Blocking child porn websites remains a huge challenge


PETALING JAYA: Blocking websites containing child sex abuse materials remains a huge challenge even if Internet Service Providers (ISPs) are committed to do so, say experts.

Malaysian Communications and Multimedia Commission (MCMC) network security and enforcement chief officer Zulkarnain Mohd Yasin said it was challenging as illegal content could be obtained from various places on the Internet.

“The borderless nature of the Internet allows for access to content made available by various entities from various parts of the world.

“The main challenge lies in eliminating the dissemination of child pornography at the online source, which tends to reside in foreign regions where there are lax enforcement and limited oversight,” he said.

International cooperation and coordination, he said, was especially needed for the government to effectively make headway into the problem.

Zulkarnain said ISPs currently blocked off access to websites that violated Malaysian laws based on written requests from MCMC or other law enforcement agencies such as the police.

“MCMC also monitors and ensures ISPs’ adherence in blocking off such access,” he said.

He said between 2015 and 2018, access to 401 child pornography websites had been blocked through collaborations between MCMC and the police.

These websites were identified from information gathering activities, public reports as well as from the Interpol’s “Worst of” list containing the web addresses of the worst child abuse websites globally.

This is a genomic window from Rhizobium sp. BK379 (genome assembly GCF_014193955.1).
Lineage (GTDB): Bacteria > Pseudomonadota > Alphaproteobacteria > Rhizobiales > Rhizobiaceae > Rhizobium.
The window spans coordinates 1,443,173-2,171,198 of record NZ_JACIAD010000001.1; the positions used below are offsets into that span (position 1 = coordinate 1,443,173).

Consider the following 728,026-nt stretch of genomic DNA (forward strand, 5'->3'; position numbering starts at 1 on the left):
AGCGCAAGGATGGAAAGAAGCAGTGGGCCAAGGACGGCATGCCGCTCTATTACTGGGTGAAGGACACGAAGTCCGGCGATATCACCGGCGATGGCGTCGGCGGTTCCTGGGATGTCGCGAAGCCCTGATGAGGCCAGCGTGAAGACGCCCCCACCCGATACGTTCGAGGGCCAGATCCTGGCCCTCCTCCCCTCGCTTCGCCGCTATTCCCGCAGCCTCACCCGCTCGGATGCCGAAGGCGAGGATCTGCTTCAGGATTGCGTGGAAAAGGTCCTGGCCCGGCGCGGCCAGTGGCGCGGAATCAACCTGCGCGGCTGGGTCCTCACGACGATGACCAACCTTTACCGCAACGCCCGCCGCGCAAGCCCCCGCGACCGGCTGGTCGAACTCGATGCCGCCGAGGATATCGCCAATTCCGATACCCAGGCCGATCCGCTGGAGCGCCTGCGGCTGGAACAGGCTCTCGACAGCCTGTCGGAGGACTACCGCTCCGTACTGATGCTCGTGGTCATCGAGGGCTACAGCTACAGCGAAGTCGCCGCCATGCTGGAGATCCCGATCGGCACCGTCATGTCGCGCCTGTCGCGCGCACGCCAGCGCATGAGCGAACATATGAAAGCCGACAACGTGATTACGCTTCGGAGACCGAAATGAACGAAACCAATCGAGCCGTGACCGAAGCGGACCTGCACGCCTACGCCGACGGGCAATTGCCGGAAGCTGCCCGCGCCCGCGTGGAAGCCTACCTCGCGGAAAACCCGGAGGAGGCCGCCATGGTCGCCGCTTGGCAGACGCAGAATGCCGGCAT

Cybersecurity expert C. F. Fong said while ISPs and mobile phone companies have take steps to block access to child porn websites, these restrictions could be easily overcome.

“Yes, companies do block access to child porn sites but not at an aggressive level.

“Currently, they are relying on very simple method to block, which can be easily circumvented,” he said, adding that this was mostly limited to blocking the Domain Name System (DNS) or IP addresses.

“In Malaysia and in most countries, the government does not apply deep traffic analysis on the Internet traffic.

“So, unless we have stricter laws to allow authorities to perform deep analysis and proactive hunting, blocking will still remain ineffective,” he said.

Head of sustainability for telecommunications company Digi, Philip Ling, said blocking off access to child porn was an “ongoing challenge”.

“We could block off access to these websites but the people producing the porn - syndicates and paedophiles - can create mirror sites or different web addresses for their material.

“It is hard to enforce and not possible to block all websites that may contain child porn,” he said.

He said it was also difficult to block child porn materials circulated in private or encrypted peer-to-peer filesharing websites.

“For example, someone may have uploaded child porn on a social media platform but you cannot shut the whole platform down.

“The social media platform owner will need to take the required action to remove it,” he said.

ISPs and telecommunications companies, said Ling, had to comply with directives from MCMC to restrict access to websites deemed illegal.

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Courts Crime , MCMC , ISP , child porn websites